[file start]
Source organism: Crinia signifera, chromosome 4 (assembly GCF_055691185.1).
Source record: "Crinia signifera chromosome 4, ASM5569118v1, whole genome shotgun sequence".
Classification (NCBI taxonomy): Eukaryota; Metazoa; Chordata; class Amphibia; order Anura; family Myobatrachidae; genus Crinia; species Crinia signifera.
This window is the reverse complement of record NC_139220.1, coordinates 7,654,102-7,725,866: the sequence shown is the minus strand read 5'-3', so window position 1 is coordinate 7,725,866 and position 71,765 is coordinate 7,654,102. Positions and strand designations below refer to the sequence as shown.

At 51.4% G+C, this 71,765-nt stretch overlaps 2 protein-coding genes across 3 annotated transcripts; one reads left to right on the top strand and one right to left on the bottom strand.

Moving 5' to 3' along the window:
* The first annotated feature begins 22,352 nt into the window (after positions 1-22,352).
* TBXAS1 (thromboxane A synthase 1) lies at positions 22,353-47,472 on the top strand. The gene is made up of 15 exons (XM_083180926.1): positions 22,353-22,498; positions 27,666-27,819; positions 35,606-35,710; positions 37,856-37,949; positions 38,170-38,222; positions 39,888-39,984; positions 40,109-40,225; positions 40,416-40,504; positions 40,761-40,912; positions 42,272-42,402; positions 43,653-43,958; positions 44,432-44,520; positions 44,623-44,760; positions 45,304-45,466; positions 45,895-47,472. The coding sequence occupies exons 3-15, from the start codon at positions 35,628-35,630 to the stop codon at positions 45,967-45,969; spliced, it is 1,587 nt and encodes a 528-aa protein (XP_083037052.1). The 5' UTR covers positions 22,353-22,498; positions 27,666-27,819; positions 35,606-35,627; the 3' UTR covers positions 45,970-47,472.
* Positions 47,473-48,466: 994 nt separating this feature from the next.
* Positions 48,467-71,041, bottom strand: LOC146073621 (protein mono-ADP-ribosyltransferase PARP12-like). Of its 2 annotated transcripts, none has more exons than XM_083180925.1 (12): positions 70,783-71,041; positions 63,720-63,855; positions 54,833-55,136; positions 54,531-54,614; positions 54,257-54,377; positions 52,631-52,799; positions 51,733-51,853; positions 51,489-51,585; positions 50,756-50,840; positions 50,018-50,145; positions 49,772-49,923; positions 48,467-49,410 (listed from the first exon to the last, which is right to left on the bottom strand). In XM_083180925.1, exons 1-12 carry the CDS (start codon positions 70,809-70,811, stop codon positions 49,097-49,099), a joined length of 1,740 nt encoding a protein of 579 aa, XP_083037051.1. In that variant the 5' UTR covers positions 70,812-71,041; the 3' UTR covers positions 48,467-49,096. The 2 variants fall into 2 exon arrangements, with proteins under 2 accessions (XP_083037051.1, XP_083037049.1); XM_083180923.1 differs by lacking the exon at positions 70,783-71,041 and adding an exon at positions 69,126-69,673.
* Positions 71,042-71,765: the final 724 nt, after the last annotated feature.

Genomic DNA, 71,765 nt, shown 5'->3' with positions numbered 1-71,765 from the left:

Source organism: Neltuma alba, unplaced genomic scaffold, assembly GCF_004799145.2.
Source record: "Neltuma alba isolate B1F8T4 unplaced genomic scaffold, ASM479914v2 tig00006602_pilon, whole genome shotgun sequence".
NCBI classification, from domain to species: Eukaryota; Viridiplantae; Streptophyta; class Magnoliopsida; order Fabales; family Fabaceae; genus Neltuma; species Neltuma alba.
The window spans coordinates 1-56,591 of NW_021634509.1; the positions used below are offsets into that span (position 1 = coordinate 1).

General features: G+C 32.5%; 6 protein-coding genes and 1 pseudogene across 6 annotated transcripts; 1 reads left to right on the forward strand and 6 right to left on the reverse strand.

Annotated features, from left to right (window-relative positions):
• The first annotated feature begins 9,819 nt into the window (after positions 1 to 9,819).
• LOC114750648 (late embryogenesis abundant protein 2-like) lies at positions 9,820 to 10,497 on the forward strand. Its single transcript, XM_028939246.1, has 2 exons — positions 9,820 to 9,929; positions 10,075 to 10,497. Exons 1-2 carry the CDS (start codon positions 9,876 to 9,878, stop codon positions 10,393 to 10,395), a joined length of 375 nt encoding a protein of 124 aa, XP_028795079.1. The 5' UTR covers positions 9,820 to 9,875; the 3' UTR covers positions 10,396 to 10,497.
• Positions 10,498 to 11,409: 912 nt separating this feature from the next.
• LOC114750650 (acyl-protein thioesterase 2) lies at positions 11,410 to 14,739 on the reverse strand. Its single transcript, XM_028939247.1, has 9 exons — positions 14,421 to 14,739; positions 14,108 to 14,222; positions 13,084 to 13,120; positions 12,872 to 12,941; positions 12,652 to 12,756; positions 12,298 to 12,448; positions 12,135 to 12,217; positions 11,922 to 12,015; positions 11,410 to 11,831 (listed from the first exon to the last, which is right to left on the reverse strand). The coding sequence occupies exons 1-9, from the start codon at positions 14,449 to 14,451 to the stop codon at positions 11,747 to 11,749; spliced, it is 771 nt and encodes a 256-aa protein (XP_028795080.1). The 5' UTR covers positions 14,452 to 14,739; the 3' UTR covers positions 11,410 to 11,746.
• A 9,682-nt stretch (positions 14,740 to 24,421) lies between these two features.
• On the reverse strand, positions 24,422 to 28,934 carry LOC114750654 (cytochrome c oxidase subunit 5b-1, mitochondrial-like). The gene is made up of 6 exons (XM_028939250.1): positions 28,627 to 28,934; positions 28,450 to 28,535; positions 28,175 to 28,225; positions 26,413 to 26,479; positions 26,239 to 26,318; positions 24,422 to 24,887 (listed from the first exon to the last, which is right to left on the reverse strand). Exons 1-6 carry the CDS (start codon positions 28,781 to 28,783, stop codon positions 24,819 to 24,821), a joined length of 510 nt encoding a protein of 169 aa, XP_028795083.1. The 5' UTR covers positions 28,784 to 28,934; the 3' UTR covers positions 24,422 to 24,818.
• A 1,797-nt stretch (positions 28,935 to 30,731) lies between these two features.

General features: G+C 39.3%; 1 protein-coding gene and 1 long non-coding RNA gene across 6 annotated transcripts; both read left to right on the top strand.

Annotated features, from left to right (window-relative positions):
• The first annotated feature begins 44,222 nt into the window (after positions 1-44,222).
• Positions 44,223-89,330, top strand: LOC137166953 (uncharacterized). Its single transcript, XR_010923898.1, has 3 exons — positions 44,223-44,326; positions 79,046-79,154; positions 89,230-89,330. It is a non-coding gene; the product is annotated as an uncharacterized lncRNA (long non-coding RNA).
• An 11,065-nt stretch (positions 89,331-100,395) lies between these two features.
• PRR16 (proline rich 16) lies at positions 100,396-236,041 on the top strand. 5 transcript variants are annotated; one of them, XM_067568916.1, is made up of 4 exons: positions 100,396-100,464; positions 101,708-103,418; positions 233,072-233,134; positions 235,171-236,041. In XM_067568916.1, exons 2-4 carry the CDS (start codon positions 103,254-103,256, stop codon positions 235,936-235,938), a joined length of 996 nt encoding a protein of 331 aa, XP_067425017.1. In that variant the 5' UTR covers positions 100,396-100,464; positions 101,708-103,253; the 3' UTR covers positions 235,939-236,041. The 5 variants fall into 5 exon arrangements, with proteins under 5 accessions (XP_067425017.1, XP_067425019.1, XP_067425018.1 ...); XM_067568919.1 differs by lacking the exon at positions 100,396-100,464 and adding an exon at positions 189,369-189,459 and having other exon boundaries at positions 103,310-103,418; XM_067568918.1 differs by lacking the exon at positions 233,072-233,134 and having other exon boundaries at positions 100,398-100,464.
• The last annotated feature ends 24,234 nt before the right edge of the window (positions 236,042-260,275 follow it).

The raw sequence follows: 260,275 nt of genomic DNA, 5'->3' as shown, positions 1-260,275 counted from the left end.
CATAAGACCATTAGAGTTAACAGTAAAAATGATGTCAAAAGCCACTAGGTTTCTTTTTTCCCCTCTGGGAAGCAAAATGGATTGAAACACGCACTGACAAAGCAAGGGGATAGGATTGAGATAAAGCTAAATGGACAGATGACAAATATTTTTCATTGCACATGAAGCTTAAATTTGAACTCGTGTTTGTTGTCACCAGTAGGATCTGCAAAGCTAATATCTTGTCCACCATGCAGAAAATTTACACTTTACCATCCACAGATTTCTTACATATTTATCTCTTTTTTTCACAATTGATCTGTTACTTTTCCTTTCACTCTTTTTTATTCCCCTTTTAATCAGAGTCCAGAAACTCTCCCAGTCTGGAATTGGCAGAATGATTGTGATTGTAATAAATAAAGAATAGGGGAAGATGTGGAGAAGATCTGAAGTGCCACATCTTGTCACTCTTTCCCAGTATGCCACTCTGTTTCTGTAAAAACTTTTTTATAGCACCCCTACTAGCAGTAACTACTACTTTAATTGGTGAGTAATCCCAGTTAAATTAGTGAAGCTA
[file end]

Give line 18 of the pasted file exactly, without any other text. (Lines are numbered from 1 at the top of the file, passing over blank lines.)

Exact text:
Annotated features, from left to right (window-relative positions):